This article was first published on The Bruges Group website, and we republish it here with their kind permission.
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Arrests followed by imprisonment, in Britain, in normal times, have to be supported by evidence of wrongdoing already collected by the investigators beforehand. To make sure that this happens, Habeas Corpus stipulates that an arrested person must appear in open court within hours, or at the most a few days (or in very extreme terrorist cases, 28 days), and there charged formally with a precise accusation. And if so required, the prosecution must be able to produce their evidence of a prima facie case to answer, at that hearing.
This fundamental right, which protects innocent people who are wrongly suspected of crime, descends from Magna Carta, section 38. This (usually unnoticed) section is the basis of Habeas Corpus, which prevents people from being arrested and imprisoned arbitrarily, on no evidence.
In their incredible and foresightful wisdom, 800 years ago, our forefathers laid down, in Latin – and the Latin is important – in just fifteen words, the basis of our freedom from arbitrary arrest and imprisonment, prosecution, persecution, and harassment by officers of the State. It says:
“Nullus balivus ponat aliquem ad legem, simplici sua loquela, sine testibus fidelibus ad hoc aductis.”
These words have rolled down the centuries to keep people in England free from arbitrary arrest and incarceration, a typical tool of tyrants. I shall give the translation in a moment!
Over the years their validity spread to all Britain, the British Isles, and the English-speaking world across the seas – Canada, Australia, New Zealand, USA (it so happens, these nations are our partners in the intelligence sharing “Five Eyes” community). Magna Carta crossed the oceans. But it never crossed the channel. Its section 38 is not recognised nor applied in continental Europe. In 1215, when we had Magna Carta, which limited the power of the King (today, the State) over the individual, on the continent they got the Inquisition, which deepened and broadened the power of Authority over everyone. The Inquisition spread all over Europe, its methods were adopted by secular rulers as a useful tool for stamping out political opposition. The French revolution in 1789 swept away much of the old order, but soon it was taken in hand by Napoleon, who asserted his command and control over not just France, but most of Europe. He did not adopt the Magna Carta-based English system of criminal justice. Instead he adopted and adapted the inquisitorial method. His codes of law are still the basis of most European legal systems to this day.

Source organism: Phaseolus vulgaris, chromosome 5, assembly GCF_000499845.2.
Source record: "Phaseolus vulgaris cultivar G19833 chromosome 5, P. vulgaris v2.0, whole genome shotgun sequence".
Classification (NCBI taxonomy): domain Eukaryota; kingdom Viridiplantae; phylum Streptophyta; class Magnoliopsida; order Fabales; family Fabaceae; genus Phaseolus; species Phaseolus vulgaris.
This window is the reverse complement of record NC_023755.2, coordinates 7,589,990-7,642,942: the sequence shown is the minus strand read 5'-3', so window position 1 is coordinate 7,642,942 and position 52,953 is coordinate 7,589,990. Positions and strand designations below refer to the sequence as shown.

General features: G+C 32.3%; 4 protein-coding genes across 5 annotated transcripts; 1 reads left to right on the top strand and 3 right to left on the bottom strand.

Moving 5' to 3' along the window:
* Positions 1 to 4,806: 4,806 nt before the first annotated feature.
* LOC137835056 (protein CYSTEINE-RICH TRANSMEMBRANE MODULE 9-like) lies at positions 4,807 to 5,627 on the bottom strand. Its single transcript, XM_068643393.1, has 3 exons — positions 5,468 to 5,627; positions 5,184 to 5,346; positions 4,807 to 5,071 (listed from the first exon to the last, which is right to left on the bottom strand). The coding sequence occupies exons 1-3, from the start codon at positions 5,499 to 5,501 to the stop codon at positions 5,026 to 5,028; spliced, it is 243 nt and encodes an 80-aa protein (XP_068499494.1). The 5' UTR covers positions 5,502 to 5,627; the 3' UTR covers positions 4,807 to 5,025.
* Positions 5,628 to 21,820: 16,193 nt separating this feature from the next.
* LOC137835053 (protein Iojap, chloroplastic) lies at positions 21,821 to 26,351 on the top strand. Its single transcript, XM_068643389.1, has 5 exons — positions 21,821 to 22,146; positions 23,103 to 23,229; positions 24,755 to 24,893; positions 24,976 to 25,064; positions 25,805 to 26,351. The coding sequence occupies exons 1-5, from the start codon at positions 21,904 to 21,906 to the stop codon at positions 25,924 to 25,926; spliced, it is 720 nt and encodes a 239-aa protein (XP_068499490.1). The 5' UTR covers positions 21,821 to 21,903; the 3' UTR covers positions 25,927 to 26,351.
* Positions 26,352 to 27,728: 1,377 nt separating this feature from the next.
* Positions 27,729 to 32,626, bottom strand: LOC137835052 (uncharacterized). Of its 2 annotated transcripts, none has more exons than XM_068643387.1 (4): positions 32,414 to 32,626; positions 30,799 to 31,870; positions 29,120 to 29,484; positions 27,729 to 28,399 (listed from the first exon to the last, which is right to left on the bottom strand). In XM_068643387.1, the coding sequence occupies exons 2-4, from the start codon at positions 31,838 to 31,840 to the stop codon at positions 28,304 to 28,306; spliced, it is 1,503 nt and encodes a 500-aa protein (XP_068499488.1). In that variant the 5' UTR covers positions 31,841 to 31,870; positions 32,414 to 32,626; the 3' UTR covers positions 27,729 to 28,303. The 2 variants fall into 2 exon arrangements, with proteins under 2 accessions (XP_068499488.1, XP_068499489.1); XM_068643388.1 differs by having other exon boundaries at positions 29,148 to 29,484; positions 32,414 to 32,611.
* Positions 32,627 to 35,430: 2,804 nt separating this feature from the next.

In English these Latin words of Magna Carta’s section 38 mean:
“No legal officer (balivus, originally “bailiff”) shall put anyone to the law ie shall start legal proceedings against anyone (NB it says “anyone” “aliquem” – this is a universal human right, not limited to “free men”), on his own mere say-so, without reliable witnesses having been brought for the purpose.”
N.B. Note the use of the PAST participle “aductis” – “having been brought”: the witness statements, the evidence, must have already been collected BEFORE any legal proceedings, such as an arrest followed by imprisonment, are started.
Nowadays I notice that this is often translated sloppily, as “being brought” (present participle), or even “to be brought” (future participle). Were this to be the case, then this section of Magna Carta would cover the continental procedures where suspects are commonly arrested and imprisoned first, on the basis of mere clues, before any hard evidence has been found and brought, and where the evidence is then sought AFTERWARDS, while the suspect is under lock and key, during an investigative process that can take months, or sometimes even years. And during this time the suspect has no right to a public hearing where the reasons for his detention may be tested in debate between the defence and the prosecution. This is what happens in the absence of Habeas Corpus, even today, in lands across the channel that Magna Carta never reached.
In continental jurisdictions they are allowed to do this under the provisions of their own Napoleonic-inquisitorial systems, which are alien to our own Magna Carta heritage. This procedure is NOT ALLOWED under Magna Carta and Habeas Corpus laws. This means that nobody can be subjected to any legal act, like arrest or detention, without previously collected EVIDENCE. This may be considered by some (e.g. law-enforcement officers) as an impediment to their ease of investigation. It may be thought, “Arrest someone, question them with third degree intensity, and the prospect of a long long time in prison if they don’t ‘co-operate’, and they may confess.”
However, a moment’s consideration should make anyone realise, that this way the punishment is actually being served before conviction, and above all, until and unless there is some solid evidence of guilt, how can the investigators be sure that they have got the right person? If they are punishing the wrong person, the real guilty party will be getting off, scot-free. This method has been outlawed in England for eight hundred years, thanks to Magna Carta. Quite rightly, its 800th anniversary was celebrated with much pomp and ceremony throughout the English-speaking world in 2015.